The Importance Of Income Inequality In Healthcare

700 Words 3 Pages
Income inequality for millions has created a public health crisis to include drug abuse, violence, suicide, mental illness, and chronic disease within the disadvantaged communities in the United States. To further disparity, some states did not expand the Medicare and Medicaid eligibility under the Affordable Care Act; thus, vulnerable populations such as the working poor, children, elderly, and disabled are unable to acquire health care coverage. Without health care coverage, treatable and preventable disease continues to cause economic stress to our health care system (Pfiefer, 2016). Distributive justice is, believed by many, necessary to provide the impoverished and disadvantaged the right to health and wellness for all people (Lancaster, …show more content…
The equalitarian theory even further describes distributive justice in health care for the good of all. In contrast, the Libertarian ethical theory classifies healthcare as goods and services that should be paid for by the consumer; and the luck equalitarian view believes you are responsible for the cost of your health care due to your lifestyle choices unless your health risks are not your fault (Ekmekci and Arda, 2015). Additionally, the medical need theory believes health care is distributed according to medical determinants and only what is necessary, not socioeconomical status. For example, pregnancy is not considered a disease; therefore, birth control pills would not be covered. The belief is that everyone’s basic need should be met according to a scientific medical condition and not driven by moral judgements (Horne, 2016). According to Bauzon (2015), to guarantees healthcare equality would mean that purchasing additional health insurance is not allowed by the government. This makes distributive justice unrealistic because there are not enough good health resources to equally distribute to the population. Altruistic views in health care differ and populations struggle to agree on the economic delivery; however, success depends on health …show more content…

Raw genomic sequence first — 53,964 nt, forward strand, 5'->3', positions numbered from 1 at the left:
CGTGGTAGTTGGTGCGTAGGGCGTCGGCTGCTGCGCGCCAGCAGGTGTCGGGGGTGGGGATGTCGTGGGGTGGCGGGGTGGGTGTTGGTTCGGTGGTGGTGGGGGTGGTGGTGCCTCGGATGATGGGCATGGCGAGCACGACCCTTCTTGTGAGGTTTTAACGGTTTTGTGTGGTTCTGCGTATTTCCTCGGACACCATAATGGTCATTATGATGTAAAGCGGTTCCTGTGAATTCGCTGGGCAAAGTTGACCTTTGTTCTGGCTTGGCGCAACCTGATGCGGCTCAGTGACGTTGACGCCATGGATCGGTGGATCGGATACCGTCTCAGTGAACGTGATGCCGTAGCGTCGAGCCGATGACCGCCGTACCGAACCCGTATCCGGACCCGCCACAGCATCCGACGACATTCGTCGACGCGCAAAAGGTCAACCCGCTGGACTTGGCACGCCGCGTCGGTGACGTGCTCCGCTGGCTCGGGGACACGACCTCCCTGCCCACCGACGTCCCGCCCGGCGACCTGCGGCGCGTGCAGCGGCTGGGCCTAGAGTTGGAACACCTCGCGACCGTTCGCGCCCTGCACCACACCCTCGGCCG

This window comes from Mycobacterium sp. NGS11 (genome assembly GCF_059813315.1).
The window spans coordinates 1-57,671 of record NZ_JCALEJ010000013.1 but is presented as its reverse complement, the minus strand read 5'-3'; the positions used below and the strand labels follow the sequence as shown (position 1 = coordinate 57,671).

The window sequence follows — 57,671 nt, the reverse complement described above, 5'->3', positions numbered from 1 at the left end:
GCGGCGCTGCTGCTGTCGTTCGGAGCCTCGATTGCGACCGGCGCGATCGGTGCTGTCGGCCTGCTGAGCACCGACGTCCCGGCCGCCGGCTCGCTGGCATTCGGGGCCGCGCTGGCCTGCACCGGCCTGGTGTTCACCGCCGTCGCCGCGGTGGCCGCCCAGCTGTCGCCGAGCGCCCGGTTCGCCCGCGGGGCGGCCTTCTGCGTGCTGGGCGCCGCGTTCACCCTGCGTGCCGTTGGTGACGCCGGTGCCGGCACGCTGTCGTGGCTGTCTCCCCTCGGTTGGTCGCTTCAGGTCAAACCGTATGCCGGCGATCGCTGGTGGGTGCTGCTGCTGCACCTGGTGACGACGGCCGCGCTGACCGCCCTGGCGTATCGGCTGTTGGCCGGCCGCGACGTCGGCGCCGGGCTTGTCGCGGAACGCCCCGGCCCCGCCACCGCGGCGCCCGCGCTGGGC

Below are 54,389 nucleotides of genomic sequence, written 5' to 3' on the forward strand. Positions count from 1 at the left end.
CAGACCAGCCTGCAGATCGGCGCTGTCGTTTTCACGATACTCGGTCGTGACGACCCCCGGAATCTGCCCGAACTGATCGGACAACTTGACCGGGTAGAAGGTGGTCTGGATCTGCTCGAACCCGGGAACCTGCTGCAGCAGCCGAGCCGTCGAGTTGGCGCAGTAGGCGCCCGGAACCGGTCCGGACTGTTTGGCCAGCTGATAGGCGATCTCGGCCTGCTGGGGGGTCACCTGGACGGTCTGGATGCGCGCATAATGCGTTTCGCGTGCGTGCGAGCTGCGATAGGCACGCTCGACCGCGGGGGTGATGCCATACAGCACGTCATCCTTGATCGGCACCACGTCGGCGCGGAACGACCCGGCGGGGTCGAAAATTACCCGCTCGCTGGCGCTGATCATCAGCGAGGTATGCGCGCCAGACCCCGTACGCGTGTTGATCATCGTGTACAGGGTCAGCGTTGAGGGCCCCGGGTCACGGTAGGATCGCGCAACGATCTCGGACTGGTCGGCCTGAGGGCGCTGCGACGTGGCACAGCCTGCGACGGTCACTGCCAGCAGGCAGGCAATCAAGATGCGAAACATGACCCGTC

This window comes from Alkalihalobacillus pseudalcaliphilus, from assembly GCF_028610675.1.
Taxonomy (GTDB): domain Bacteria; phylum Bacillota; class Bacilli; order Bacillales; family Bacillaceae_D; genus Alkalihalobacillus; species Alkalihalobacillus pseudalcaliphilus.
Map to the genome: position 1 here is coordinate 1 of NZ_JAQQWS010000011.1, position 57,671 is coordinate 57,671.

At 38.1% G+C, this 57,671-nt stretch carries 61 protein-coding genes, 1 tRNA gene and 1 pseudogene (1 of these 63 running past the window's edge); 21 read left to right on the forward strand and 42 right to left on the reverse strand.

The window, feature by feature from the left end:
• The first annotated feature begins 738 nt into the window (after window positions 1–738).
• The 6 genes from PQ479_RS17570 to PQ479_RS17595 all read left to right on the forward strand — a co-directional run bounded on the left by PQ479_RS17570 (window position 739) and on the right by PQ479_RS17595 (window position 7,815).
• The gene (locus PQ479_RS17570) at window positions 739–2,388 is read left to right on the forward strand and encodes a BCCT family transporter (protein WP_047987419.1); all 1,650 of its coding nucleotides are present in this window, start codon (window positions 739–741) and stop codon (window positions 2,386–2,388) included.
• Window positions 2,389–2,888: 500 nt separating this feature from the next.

12). Primary prevention is the promotion of healthy living and disease prevention to populations at risk through education, public policy, and immunization (Adams and Messias, 2016). An example of primary prevention to protect at risk populations is for a nurse to advocate for policy changes in public schools to provide all students with a free healthy lunch. Secondary prevention is the early identification and treatment of an acute illness or disease mostly resulting in recovery or complications (Institute for Work and Health, 2015). State provided care for pregnant women results in early prenatal prevents infant mortality from complications from, for example, gestational diabetes and high blood pressure. Lastly, tertiary care, decreases the impact of chronic disease and illness to improve quality of life and improve their ability to function (Adams and Messias, 2016). . Primary and specialty care provides affordable care and prescriptions to manage their disease such as cardiac disease and diabetes Poor health outcomes upstream can be eliminated or minimized when nurses are involved in the three preventive interventions (Institute for Work and Health,

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